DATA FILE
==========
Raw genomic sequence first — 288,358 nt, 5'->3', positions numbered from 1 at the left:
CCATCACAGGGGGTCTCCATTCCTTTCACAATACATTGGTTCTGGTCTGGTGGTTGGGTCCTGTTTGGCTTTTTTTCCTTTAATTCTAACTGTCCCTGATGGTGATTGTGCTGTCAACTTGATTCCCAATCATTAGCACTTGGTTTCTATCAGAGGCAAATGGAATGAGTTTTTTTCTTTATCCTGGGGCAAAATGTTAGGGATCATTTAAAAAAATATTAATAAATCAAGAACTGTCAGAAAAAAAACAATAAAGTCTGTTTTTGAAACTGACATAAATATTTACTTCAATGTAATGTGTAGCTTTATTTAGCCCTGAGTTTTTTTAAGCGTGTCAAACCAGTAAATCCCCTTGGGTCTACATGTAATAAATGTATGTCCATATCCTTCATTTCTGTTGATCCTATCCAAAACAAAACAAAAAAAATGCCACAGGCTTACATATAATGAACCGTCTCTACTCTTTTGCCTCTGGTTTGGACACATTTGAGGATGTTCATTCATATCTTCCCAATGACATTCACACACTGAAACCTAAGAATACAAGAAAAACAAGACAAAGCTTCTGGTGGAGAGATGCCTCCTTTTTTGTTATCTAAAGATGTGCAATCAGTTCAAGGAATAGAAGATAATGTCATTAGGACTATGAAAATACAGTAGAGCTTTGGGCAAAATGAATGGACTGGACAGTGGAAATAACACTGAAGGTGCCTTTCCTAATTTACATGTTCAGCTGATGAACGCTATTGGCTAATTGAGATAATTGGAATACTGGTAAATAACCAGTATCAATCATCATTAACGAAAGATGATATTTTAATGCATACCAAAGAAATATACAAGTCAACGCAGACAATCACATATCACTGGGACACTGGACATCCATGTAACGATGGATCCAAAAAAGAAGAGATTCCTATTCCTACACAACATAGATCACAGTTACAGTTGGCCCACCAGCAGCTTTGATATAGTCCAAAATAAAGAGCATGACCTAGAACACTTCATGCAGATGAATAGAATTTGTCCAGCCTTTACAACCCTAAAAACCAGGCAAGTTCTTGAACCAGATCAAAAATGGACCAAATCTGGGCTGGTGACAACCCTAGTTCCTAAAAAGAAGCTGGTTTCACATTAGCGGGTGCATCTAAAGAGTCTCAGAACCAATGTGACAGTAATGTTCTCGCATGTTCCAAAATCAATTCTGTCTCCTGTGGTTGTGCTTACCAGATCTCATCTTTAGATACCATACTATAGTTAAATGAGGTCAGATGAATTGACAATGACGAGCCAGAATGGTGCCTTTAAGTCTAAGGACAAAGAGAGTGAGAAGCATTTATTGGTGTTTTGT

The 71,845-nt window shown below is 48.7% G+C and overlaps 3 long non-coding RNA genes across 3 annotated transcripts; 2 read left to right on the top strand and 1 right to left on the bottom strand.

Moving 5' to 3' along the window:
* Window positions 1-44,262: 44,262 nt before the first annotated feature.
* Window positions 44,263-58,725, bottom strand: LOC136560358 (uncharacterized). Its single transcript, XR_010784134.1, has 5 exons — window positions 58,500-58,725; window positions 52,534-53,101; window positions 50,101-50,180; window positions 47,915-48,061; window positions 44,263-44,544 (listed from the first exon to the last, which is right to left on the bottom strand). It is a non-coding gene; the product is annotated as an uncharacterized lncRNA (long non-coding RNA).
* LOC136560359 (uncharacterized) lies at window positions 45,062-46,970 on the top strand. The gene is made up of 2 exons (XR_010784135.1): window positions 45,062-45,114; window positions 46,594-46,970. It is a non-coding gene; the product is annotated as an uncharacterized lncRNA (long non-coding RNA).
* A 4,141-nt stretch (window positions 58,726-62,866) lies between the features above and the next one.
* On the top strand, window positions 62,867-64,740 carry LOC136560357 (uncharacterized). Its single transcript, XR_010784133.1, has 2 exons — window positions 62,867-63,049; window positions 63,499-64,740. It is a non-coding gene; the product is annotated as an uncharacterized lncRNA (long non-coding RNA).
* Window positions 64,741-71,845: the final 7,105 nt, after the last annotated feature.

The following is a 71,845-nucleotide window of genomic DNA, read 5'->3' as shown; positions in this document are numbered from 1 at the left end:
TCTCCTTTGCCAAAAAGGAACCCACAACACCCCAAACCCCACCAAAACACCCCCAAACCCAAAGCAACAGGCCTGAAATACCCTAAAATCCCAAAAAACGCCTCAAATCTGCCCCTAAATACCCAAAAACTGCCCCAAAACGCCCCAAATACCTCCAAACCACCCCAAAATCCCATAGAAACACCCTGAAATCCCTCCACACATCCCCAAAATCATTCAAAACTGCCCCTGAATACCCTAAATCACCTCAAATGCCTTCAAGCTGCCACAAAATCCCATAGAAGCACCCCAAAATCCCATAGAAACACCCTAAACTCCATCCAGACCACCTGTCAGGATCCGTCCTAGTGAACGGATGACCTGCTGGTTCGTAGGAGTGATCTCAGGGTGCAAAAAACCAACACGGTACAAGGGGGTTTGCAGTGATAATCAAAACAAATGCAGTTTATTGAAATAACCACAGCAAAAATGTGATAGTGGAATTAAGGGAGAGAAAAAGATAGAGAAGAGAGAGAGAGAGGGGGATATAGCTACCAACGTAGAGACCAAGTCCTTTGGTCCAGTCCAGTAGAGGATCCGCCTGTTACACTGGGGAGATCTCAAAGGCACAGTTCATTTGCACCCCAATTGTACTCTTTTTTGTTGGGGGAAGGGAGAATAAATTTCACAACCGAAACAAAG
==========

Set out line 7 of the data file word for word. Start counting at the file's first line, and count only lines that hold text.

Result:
* LOC136560359 (uncharacterized) lies at window positions 45,062-46,970 on the top strand. The gene is made up of 2 exons (XR_010784135.1): window positions 45,062-45,114; window positions 46,594-46,970. It is a non-coding gene; the product is annotated as an uncharacterized lncRNA (long non-coding RNA).